04 July 2013

Bat maps - Echolocation Mapping

Bat maps - Echolocation Mapping

Conservation efforts have taken an important step forward, thanks to observations of bats – creatures that make up a quarter of all of the UK’s native mammal species. 

In a paper published , researchers at the University of Leeds describe how they recorded the echolocation calls of more than 15,000 bats during 120 walks in the Lake District to create maps that show the suitability of areas for bat habitation.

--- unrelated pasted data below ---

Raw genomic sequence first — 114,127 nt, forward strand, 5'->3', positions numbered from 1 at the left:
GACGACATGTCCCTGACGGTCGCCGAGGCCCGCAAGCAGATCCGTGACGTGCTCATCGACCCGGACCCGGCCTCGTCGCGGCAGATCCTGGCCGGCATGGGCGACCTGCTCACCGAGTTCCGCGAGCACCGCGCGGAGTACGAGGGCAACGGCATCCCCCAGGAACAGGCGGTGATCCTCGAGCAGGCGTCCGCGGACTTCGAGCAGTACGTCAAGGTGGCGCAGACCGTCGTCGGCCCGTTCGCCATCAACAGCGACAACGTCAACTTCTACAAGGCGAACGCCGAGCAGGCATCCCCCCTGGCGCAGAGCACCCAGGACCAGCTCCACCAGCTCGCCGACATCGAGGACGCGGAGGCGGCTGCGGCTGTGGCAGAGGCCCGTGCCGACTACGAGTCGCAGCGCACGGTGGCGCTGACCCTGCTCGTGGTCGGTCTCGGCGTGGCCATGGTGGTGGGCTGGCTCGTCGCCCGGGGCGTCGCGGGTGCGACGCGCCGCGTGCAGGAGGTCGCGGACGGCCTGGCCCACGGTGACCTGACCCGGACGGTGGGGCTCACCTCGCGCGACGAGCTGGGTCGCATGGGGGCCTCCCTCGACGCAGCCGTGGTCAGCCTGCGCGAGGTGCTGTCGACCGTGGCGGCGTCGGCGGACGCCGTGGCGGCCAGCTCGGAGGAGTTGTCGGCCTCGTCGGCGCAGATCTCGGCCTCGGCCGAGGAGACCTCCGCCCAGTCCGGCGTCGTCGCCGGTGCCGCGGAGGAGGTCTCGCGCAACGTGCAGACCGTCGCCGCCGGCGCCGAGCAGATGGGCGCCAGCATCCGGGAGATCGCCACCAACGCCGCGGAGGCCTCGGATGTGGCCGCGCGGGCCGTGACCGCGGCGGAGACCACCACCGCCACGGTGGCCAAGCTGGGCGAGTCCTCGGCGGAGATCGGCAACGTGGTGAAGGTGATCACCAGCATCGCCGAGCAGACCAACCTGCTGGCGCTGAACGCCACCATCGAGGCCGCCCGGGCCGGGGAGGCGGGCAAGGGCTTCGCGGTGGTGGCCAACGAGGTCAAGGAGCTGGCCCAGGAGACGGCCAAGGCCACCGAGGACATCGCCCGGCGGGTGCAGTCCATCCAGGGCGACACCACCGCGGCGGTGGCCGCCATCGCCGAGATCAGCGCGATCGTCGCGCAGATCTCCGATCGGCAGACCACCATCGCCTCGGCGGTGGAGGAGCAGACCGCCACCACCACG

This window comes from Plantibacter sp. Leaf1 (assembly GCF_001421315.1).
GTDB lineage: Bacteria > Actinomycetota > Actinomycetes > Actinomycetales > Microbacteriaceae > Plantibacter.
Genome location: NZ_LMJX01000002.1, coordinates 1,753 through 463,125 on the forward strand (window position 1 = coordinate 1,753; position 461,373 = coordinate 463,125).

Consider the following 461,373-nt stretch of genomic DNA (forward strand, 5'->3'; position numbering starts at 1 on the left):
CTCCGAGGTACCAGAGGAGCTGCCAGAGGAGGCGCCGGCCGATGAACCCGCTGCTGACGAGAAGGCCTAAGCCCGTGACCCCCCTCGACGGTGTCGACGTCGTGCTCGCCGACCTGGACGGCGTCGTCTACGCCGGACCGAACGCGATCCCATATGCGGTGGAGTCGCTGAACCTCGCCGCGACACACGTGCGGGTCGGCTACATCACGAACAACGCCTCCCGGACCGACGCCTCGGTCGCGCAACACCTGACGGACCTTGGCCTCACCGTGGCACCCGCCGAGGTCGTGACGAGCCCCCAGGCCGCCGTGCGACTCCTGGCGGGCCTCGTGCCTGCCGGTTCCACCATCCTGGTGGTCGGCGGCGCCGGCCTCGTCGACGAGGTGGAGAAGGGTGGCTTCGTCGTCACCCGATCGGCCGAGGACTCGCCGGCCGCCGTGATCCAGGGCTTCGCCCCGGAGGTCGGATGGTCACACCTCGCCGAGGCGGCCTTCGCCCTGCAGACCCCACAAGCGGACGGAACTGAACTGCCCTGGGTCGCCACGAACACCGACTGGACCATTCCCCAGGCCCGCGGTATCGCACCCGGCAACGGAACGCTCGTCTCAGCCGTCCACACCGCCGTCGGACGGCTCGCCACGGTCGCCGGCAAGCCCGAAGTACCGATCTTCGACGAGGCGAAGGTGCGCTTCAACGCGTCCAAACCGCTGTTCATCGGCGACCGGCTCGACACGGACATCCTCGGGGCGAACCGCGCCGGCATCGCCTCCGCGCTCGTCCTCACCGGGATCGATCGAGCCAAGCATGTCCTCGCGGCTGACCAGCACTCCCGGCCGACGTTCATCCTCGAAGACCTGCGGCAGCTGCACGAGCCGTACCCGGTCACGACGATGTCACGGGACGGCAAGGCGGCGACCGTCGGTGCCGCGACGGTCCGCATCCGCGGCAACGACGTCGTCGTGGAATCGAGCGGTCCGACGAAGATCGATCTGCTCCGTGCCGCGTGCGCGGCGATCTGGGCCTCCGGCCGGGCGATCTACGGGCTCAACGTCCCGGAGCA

"They are the most detailed large-scale habitat suitability maps ever created for bats in the UK, with a resolution of 50 metres.
The impact of the maps will extend far beyond bat conservation, the researchers say. “Since bats are particularly sensitive to changes in the environment, they are recognised as good indicators for the overall health of an ecosystem,” says Dr Chloe Bellamy from the University of Leeds, lead author of the paper. "

Source: http://www.leeds.ac.uk/site/scripts/news_article.php?newsID=3416

Abstract of the Journal


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